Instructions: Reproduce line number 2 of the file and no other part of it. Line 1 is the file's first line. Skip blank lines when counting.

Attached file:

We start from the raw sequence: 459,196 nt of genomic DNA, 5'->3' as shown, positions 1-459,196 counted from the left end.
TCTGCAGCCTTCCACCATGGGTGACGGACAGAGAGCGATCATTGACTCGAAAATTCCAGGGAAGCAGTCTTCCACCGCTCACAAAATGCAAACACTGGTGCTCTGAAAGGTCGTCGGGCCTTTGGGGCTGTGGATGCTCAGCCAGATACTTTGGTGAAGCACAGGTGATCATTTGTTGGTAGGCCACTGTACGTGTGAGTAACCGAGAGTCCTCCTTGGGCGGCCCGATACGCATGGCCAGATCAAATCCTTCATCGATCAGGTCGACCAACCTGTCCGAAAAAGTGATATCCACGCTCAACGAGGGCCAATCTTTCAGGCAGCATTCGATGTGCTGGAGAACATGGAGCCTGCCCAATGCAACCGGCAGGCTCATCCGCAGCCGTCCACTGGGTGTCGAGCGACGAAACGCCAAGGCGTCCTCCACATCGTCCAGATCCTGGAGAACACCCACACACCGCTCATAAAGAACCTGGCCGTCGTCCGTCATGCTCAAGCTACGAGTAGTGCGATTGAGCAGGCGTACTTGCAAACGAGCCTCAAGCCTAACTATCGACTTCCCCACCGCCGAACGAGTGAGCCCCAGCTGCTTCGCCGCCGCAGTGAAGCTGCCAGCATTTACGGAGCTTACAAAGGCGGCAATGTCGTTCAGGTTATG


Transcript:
TCTGCAGCCTTCCACCATGGGTGACGGACAGAGAGCGATCATTGACTCGAAAATTCCAGGGAAGCAGTCTTCCACCGCTCACAAAATGCAAACACTGGTGCTCTGAAAGGTCGTCGGGCCTTTGGGGCTGTGGATGCTCAGCCAGATACTTTGGTGAAGCACAGGTGATCATTTGTTGGTAGGCCACTGTACGTGTGAGTAACCGAGAGTCCTCCTTGGGCGGCCCGATACGCATGGCCAGATCAAATCCTTCATCGATCAGGTCGACCAACCTGTCCGAAAAAGTGATATCCACGCTCAACGAGGGCCAATCTTTCAGGCAGCATTCGATGTGCTGGAGAACATGGAGCCTGCCCAATGCAACCGGCAGGCTCATCCGCAGCCGTCCACTGGGTGTCGAGCGACGAAACGCCAAGGCGTCCTCCACATCGTCCAGATCCTGGAGAACACCCACACACCGCTCATAAAGAACCTGGCCGTCGTCCGTCATGCTCAAGCTACGAGTAGTGCGATTGAGCAGGCGTACTTGCAAACGAGCCTCAAGCCTAACTATCGACTTCCCCACCGCCGAACGAGTGAGCCCCAGCTGCTTCGCCGCCGCAGTGAAGCTGCCAGCATTTACGGAGCTTACAAAGGCGGCAATGTCGTTCAGGTTATG